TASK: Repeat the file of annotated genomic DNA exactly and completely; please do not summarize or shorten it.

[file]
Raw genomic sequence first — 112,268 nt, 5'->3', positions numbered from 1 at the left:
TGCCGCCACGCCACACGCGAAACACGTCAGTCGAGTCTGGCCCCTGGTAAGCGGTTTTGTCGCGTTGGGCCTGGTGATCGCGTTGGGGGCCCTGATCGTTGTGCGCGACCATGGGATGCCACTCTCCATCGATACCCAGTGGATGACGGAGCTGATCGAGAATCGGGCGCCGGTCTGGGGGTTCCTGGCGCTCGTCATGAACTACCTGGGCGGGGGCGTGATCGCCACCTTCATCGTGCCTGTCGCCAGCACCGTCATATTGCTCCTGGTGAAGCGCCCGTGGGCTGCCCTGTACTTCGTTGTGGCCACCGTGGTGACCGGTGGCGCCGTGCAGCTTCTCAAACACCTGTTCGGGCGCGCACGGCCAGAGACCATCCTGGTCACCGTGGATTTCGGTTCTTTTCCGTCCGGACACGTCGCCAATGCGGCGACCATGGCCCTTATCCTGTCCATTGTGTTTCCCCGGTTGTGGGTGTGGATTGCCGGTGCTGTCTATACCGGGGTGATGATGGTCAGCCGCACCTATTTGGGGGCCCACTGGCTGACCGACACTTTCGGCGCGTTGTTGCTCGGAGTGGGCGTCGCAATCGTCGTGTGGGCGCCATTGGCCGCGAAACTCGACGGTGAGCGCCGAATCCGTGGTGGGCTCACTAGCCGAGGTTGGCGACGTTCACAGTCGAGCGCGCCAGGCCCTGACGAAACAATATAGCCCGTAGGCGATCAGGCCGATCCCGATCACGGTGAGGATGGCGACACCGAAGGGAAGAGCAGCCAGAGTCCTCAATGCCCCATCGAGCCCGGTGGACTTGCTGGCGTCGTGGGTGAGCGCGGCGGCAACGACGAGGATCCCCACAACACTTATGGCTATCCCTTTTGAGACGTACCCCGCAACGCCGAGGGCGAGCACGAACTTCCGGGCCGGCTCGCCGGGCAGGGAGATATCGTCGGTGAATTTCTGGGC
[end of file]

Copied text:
Raw genomic sequence first — 112,268 nt, 5'->3', positions numbered from 1 at the left:
TGCCGCCACGCCACACGCGAAACACGTCAGTCGAGTCTGGCCCCTGGTAAGCGGTTTTGTCGCGTTGGGCCTGGTGATCGCGTTGGGGGCCCTGATCGTTGTGCGCGACCATGGGATGCCACTCTCCATCGATACCCAGTGGATGACGGAGCTGATCGAGAATCGGGCGCCGGTCTGGGGGTTCCTGGCGCTCGTCATGAACTACCTGGGCGGGGGCGTGATCGCCACCTTCATCGTGCCTGTCGCCAGCACCGTCATATTGCTCCTGGTGAAGCGCCCGTGGGCTGCCCTGTACTTCGTTGTGGCCACCGTGGTGACCGGTGGCGCCGTGCAGCTTCTCAAACACCTGTTCGGGCGCGCACGGCCAGAGACCATCCTGGTCACCGTGGATTTCGGTTCTTTTCCGTCCGGACACGTCGCCAATGCGGCGACCATGGCCCTTATCCTGTCCATTGTGTTTCCCCGGTTGTGGGTGTGGATTGCCGGTGCTGTCTATACCGGGGTGATGATGGTCAGCCGCACCTATTTGGGGGCCCACTGGCTGACCGACACTTTCGGCGCGTTGTTGCTCGGAGTGGGCGTCGCAATCGTCGTGTGGGCGCCATTGGCCGCGAAACTCGACGGTGAGCGCCGAATCCGTGGTGGGCTCACTAGCCGAGGTTGGCGACGTTCACAGTCGAGCGCGCCAGGCCCTGACGAAACAATATAGCCCGTAGGCGATCAGGCCGATCCCGATCACGGTGAGGATGGCGACACCGAAGGGAAGAGCAGCCAGAGTCCTCAATGCCCCATCGAGCCCGGTGGACTTGCTGGCGTCGTGGGTGAGCGCGGCGGCAACGACGAGGATCCCCACAACACTTATGGCTATCCCTTTTGAGACGTACCCCGCAACGCCGAGGGCGAGCACGAACTTCCGGGCCGGCTCGCCGGGCAGGGAGATATCGTCGGTGAATTTCTGGGC